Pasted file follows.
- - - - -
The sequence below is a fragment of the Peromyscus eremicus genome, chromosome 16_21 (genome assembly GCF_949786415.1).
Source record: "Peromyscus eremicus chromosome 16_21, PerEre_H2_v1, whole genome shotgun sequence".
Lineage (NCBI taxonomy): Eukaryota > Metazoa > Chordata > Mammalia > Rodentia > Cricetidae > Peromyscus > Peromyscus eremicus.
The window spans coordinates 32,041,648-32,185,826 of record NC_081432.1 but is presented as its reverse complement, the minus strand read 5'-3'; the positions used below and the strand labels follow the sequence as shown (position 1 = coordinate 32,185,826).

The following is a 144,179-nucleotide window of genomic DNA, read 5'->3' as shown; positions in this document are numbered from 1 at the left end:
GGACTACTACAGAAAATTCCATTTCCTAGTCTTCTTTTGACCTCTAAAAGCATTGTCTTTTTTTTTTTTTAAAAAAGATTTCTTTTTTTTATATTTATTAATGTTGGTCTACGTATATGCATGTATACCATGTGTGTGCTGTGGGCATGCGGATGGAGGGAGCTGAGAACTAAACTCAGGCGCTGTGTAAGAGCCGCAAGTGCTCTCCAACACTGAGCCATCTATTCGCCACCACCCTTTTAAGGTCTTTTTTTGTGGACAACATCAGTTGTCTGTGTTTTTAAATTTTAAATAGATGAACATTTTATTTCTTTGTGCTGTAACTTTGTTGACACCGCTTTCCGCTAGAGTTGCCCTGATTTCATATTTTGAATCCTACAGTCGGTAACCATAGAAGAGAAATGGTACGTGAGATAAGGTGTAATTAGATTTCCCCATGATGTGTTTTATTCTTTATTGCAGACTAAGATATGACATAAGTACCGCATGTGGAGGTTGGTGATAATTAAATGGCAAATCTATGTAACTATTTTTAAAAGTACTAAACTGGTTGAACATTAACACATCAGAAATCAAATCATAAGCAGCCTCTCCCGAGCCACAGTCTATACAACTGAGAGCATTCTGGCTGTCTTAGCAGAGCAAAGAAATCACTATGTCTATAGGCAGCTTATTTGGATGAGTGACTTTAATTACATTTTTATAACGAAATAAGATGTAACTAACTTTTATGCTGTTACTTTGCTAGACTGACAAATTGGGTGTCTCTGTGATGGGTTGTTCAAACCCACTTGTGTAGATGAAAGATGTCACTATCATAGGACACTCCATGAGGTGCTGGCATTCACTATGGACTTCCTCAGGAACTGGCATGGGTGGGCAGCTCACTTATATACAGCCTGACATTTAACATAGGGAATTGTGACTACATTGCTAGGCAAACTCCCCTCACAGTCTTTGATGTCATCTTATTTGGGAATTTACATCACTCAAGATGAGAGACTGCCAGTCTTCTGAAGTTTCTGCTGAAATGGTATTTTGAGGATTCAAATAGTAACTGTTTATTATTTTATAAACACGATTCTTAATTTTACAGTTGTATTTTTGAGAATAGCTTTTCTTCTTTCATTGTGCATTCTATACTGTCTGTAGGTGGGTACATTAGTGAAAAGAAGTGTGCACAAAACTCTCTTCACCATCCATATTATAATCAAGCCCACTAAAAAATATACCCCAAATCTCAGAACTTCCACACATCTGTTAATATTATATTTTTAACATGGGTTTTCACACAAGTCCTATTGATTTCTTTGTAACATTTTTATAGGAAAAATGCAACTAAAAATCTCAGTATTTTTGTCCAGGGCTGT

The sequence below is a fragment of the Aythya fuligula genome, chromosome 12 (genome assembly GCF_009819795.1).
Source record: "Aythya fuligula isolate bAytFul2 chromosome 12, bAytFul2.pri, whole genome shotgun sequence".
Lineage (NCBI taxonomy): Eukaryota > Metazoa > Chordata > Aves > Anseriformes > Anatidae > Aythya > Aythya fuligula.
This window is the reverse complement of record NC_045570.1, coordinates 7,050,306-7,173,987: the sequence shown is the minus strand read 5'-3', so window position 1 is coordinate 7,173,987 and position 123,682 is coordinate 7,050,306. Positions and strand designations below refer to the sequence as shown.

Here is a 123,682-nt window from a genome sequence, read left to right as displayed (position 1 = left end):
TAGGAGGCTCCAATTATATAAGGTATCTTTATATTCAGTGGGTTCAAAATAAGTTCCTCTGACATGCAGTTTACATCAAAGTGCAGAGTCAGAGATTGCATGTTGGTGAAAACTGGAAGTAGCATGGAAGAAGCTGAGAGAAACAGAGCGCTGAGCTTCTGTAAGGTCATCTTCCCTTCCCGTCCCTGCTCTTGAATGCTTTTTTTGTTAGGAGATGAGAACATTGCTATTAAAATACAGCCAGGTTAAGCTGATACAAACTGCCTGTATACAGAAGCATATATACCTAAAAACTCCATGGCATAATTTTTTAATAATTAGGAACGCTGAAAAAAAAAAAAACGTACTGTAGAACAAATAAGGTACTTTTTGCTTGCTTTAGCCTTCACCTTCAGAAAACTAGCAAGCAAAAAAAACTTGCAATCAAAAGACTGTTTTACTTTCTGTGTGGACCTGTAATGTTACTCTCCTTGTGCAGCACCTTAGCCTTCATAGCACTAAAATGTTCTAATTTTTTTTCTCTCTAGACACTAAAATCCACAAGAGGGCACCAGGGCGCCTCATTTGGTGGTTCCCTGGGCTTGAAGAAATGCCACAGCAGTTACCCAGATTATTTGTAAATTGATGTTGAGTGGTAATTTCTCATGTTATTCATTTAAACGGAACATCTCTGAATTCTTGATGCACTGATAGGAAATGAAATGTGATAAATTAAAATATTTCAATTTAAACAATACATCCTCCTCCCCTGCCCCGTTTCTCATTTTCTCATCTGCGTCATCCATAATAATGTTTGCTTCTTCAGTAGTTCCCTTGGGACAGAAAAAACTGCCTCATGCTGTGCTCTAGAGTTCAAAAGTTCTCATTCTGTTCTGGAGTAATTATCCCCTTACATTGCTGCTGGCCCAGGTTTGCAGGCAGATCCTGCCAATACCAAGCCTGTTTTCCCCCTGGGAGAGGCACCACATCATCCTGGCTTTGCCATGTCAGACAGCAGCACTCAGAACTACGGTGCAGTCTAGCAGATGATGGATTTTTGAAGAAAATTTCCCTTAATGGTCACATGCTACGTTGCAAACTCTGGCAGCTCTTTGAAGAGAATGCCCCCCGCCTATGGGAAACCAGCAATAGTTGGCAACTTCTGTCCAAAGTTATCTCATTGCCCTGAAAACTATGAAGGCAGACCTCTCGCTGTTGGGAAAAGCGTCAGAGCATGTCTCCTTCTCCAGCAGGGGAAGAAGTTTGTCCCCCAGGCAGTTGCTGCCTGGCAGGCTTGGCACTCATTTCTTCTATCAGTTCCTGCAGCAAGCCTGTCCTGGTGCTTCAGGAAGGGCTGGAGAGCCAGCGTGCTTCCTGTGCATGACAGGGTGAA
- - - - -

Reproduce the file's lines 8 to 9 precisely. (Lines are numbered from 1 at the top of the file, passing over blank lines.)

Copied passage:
Source record: "Aythya fuligula isolate bAytFul2 chromosome 12, bAytFul2.pri, whole genome shotgun sequence".
Lineage (NCBI taxonomy): Eukaryota > Metazoa > Chordata > Aves > Anseriformes > Anatidae > Aythya > Aythya fuligula.